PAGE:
“An Amazing Experience”
CCHS Students Travel to New York for Musical Theater Workshop
By Rose Mandelbaum
HURLEYVILLE, May 2022 — Audrey Shannon says musical theater is “a way to bring people together.”
The seventh grader at the Homestead Collaborative College High School in Hurleyville, a participant in this year’s musical theater elective, believes the experience can “open others to a new voice and perspective that maybe they haven’t discovered yet.”
In March, Ms. Shannon and six other seventh, eighth, and ninth grade musical theater enthusiasts were opened up to a new perspective through a dress rehearsal of the brand-new musical “Fat Kid Rules the World” in New York City. The musical is based on a young adult novel of the same name by award-winning author and CCHS Language Arts teacher Kelly Adams, who writes under the pen name K.L. Going. Both book and musical explore themes of self-image, standing up for others, and finding family through the eyes of an obese teen who becomes a punk-rock star.
This performance, directed by Mark Erdahi and produced by Rob Ahrens, was one of four workshop showings open to a small audience of producers and theater owners in the hopes of putting the show on the path to Broadway. It was preceded by several other stage adaptations of Ms. Adams’ novel, as well as an independent film directed by actor Matthew Lilliard.
The all-star cast featured Sean Allan Krill, who has appeared in the original Broadway production of “Mamma Mia!” and won a Tony Award for his performance in “Jagged Little Pill,” as well as appearing in numerous roles on popular TV shows. Also, Samantha Pauly, who has appeared in West End’s production of “Evita” and currently stars in Broadway’s “SIX: The Musical,” Anthony Norman, who appeared in “The Prom” on Broadway as well as the National Tour of “Newsies,” and Christine Dwyer, who has toured with “Rent” and “Wicked” and is currently in the cast of “Wicked” on Broadway.
The show has been under development for eight years, but the actors and creative team were only given a week to put together the performance that would be viewed by investors.
“I loved seeing the process of developing a Broadway show before hitting theaters,” said Violet Adams, a seventh grader who attended the performance. “I was really impressed with how quickly they can put together such a high quality production and all the actors were phenomenal.”
Other student participants shared equally positive feedback.
“Their performance was ready for Broadway, and honestly worth a ton of money. However, if it does make it to Broadway I want it to be really cheap so I can see it every day!” Ms. Shannon joked, adding that she didn’t have any criticisms. “It was almost like you were transported into the world. The emotion was so real.”
Eighth-grader Rowan Bloomer agreed.
“It was like no other experience I’ve ever had. It was very surreal,” she raved.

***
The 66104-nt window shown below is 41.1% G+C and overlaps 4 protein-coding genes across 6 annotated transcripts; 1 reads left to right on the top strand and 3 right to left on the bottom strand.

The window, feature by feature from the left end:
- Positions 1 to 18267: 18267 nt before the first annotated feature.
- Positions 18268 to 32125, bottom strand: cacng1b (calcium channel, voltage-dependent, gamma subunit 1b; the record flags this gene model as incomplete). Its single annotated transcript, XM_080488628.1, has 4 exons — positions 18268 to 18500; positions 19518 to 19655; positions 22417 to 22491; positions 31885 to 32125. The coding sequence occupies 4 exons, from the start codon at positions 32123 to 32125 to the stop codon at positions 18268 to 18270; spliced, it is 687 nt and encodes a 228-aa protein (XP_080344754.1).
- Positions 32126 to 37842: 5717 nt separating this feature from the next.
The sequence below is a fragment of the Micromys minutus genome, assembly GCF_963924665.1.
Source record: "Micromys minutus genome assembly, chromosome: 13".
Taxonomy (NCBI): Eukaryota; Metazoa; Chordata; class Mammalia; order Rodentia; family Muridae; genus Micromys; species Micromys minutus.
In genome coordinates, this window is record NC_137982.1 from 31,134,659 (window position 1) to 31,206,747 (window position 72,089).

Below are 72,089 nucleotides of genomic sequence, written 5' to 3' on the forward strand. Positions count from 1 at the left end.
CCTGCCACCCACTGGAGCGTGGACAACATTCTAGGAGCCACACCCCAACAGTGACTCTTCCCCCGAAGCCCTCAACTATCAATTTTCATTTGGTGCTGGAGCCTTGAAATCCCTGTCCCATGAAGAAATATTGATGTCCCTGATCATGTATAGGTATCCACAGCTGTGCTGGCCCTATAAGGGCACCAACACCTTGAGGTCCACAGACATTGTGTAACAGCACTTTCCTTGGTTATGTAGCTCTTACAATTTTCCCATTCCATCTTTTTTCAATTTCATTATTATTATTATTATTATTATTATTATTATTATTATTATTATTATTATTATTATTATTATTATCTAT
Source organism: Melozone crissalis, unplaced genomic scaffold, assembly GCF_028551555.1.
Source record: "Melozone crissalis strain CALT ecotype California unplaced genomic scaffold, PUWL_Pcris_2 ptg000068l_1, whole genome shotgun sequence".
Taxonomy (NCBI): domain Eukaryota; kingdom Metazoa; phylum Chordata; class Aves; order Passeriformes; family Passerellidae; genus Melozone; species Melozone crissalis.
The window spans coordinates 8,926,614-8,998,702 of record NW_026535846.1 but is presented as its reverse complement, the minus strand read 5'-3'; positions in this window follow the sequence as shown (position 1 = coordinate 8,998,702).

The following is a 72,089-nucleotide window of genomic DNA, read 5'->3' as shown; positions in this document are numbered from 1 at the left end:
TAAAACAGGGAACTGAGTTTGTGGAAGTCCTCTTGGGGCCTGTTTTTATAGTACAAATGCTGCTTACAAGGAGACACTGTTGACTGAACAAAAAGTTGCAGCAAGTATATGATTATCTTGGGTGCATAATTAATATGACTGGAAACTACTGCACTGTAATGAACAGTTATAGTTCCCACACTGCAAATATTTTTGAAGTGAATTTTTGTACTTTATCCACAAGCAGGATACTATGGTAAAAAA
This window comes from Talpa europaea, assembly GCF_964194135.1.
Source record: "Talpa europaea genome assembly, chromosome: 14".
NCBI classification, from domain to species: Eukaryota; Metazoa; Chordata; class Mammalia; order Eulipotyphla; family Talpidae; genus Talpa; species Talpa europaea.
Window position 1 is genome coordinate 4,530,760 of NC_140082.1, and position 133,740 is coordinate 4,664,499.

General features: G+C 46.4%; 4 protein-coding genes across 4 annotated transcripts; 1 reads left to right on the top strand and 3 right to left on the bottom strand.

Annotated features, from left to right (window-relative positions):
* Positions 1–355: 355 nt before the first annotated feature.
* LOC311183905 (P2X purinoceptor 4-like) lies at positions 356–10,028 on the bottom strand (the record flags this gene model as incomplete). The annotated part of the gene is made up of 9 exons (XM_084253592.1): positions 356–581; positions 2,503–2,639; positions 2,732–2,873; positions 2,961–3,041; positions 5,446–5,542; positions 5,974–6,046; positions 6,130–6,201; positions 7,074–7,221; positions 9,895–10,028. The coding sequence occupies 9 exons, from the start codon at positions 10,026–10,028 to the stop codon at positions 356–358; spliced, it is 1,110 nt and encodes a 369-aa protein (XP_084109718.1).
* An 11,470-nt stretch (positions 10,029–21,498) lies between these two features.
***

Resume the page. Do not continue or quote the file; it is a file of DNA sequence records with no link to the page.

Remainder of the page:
Edmund Carlton, a teacher at CCHS who joined the students at the performance, noted the students’ energy and happiness after the performance.
“I wish they could bottle how happy you all are feeling right now and show it to the investors. This is what this show made some middle schoolers feel like,” he said.
Author Kelly Adams also noticed the students’ overwhelmingly positive energy.
“The energy from the kids was amazing!” she said. “I think I can safely say that the actors enjoyed having (them) there, and got energy from it.”
Ms. Adams had nothing but positive feedback to share on the performance, noting she has seen “multiple productions and every single time I’m just astounded.”
Comparing it to its predecessors, she said: “I always wanted to see it again, but this time I needed to see it again.”
Everyone had a great time, but the student participants regarded it not only as a fun field trip but an educational experience. They plan to apply what they’ve learned about musical theater from the “Fat Kid Rules the World” workshop to the school’s production of “Into the Woods, Jr.” which will be performed in June.
Ms. Bloomer said she learned a lot from the actors’ portrayals in particular, noting how they “reach(ed) into the audience.”
“It doesn’t need to be fancy,” she said. “You don’t need a set or anything, and even if something goes wrong, it doesn’t matter if the emotion is there.”
“You need to become the character,” Ms. Adams agreed.
Ms. Shannon also noticed how raw and real the actors’ performances were without the aid of sets, props, or costumes.
“Since it was such short notice, they didn’t have many costumes,” she explained, “so I kind of learned that it’s not the costume that portrays your character, it’s the facial expression, the emotion, and how you present your character.”
With such a talented cast and creative team, Ms. Adams is hoping that the musical will be a success. When asked whether she had any news from the “Fat Kid Rules the World” team about it being picked up by investors, she said, “Fingers are crossed. It’s a really slow process, so I don’t expect immediate news.”
Everyone who was there for the rehearsal hopes for the best. However, whether or not the show makes it to Broadway, the lucky students who saw it performed will always be grateful for the incredible experience it was.